National News

Black youth thrive under charter school curriculum

By Charlene Muhammad
Staff Writer | Last updated: Sep 26, 2006 - 4:15:00 PM

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Culture and Language Academy of Success elementary students get re-acquainted before Morning Affirmation, which includes a review of the school's discipline program based on the virtues of the Kemetic Ma'at: Truth, Justice, Righteousness, Order, Balance, Reciprocity and Propriety. Photos: Charlene Muhammad
We intend to help these young people improve their quality of life first, and ultimately improve the quality of lives of those in their community.
-Stan Muhammad
Venice 2K /Helper Leadership Program


LOS ANGELES (FinalCall.com) - It has been just over 10 years since the charter school movement forged into existence with much anticipation and hope, matched by just as much skepticism and opposition. But the intended goal of a superior, not necessarily equal, education that boosts the learning development of primarily Black and underserved children in South L.A. communities is being achieved by two schools in areas where youth are “predetermined” to fail at more than their education.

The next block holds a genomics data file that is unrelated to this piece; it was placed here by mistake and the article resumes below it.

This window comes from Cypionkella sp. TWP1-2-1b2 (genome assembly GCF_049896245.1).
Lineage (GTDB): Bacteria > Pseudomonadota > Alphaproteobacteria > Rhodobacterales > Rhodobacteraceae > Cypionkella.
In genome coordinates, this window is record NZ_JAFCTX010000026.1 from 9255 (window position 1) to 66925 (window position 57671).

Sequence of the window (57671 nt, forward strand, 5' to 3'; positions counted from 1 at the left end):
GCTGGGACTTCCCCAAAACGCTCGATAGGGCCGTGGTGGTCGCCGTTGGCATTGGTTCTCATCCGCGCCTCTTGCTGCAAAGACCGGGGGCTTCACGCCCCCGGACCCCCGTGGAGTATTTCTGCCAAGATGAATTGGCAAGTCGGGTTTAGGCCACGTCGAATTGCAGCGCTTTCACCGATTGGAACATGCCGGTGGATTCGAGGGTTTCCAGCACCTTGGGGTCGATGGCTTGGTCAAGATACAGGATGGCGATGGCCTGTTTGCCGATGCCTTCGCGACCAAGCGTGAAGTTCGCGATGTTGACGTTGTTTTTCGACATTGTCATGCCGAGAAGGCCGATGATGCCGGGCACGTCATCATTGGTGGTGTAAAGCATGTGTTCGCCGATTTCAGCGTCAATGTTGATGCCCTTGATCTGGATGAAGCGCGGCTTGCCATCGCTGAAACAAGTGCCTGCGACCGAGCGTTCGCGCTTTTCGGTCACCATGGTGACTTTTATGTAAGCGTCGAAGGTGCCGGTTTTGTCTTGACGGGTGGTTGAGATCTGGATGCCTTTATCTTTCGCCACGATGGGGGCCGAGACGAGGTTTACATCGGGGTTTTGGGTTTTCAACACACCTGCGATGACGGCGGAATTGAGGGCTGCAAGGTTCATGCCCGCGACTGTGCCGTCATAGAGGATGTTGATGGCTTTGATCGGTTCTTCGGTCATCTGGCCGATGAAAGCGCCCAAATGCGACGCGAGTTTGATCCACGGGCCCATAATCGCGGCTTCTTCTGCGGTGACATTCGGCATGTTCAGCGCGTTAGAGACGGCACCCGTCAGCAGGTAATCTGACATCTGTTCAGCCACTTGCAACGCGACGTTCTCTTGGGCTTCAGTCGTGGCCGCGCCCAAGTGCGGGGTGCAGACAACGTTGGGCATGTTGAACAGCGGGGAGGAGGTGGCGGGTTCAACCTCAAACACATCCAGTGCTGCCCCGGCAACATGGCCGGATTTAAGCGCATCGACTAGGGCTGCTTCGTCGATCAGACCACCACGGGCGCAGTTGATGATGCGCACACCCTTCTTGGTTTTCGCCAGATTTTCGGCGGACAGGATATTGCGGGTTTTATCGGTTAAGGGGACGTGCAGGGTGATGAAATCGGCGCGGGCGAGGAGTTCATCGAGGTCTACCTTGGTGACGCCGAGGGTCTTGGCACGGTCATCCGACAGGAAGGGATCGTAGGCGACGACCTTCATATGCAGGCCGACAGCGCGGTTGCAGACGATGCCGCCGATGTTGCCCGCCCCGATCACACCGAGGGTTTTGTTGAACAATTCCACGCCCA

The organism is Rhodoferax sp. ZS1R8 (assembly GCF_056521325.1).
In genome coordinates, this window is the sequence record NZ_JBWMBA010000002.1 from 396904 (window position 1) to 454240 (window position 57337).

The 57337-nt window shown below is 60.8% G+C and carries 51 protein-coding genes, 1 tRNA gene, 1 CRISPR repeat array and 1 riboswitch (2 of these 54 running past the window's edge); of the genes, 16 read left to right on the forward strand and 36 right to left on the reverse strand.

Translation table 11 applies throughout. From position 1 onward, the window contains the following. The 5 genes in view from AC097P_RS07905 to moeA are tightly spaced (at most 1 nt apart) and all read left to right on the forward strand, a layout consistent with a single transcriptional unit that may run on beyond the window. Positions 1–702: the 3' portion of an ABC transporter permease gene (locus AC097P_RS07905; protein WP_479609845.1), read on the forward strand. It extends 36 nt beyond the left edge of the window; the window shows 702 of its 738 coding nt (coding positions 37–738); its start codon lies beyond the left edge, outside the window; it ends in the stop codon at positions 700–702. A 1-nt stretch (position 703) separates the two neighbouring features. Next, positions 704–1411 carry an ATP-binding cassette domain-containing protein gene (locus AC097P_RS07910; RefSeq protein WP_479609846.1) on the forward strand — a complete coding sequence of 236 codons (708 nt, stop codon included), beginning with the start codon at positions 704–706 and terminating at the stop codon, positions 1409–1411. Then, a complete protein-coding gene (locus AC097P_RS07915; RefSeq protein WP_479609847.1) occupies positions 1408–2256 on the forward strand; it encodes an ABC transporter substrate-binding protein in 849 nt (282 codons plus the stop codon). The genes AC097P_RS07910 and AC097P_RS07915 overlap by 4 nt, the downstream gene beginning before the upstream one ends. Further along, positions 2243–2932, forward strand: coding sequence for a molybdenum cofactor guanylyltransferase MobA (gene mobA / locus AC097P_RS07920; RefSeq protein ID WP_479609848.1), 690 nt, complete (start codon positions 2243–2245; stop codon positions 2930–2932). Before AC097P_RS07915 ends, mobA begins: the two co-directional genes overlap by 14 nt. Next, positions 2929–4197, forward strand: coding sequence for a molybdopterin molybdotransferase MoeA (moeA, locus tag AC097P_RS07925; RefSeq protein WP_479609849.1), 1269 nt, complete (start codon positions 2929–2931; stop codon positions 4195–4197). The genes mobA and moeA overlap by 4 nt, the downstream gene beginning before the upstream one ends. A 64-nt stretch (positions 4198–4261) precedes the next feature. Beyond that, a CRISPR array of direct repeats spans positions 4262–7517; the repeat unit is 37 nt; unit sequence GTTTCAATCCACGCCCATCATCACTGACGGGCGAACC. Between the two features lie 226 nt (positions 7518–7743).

The Culture and Language Academy of Success (CLAS), located in Inglewood with a current enrollment of 300, saw a modest beginning three years ago with about 130 students, a few student advocates or teachers, and an arsenal of dedication, according to Dr. Sharroky Hollie, CLAS Chief Instructional Advocate.

As a result, for the 2003/2004 rating, CLAS scribes scored 783 (the second of the top three Best South L.A. schools within the Los Angeles Unified School District (LAUSD) on the Academic Performance Index (API), 735 for 2004-2005, and 773 for 2005-2006.

According to Dr. Hollie, CLAS’ success is due to its unique focus on the Black student and in closing the achievement gap through culturally and linguistically responsive teaching.